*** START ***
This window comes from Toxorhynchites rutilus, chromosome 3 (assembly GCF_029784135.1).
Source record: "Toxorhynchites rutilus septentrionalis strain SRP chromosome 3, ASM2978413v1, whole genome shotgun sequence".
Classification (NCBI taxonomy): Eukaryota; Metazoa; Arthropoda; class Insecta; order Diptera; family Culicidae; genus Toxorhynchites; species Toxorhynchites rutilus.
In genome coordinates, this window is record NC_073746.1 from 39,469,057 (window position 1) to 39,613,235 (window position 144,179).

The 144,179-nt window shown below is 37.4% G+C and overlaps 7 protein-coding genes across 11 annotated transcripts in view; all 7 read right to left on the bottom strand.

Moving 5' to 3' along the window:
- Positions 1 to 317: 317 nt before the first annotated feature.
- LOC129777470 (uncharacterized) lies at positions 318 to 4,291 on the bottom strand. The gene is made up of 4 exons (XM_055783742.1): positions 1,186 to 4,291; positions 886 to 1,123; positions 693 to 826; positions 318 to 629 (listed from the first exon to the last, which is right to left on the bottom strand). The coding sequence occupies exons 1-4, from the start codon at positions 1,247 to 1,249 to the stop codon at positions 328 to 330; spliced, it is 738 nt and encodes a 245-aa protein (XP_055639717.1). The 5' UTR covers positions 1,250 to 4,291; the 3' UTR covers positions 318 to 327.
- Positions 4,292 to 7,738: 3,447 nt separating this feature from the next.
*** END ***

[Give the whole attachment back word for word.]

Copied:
This window comes from Toxorhynchites rutilus, chromosome 3 (assembly GCF_029784135.1).
Source record: "Toxorhynchites rutilus septentrionalis strain SRP chromosome 3, ASM2978413v1, whole genome shotgun sequence".
Classification (NCBI taxonomy): Eukaryota; Metazoa; Arthropoda; class Insecta; order Diptera; family Culicidae; genus Toxorhynchites; species Toxorhynchites rutilus.
In genome coordinates, this window is record NC_073746.1 from 39,469,057 (window position 1) to 39,613,235 (window position 144,179).

The 144,179-nt window shown below is 37.4% G+C and overlaps 7 protein-coding genes across 11 annotated transcripts in view; all 7 read right to left on the bottom strand.

Moving 5' to 3' along the window:
- Positions 1 to 317: 317 nt before the first annotated feature.
- LOC129777470 (uncharacterized) lies at positions 318 to 4,291 on the bottom strand. The gene is made up of 4 exons (XM_055783742.1): positions 1,186 to 4,291; positions 886 to 1,123; positions 693 to 826; positions 318 to 629 (listed from the first exon to the last, which is right to left on the bottom strand). The coding sequence occupies exons 1-4, from the start codon at positions 1,247 to 1,249 to the stop codon at positions 328 to 330; spliced, it is 738 nt and encodes a 245-aa protein (XP_055639717.1). The 5' UTR covers positions 1,250 to 4,291; the 3' UTR covers positions 318 to 327.
- Positions 4,292 to 7,738: 3,447 nt separating this feature from the next.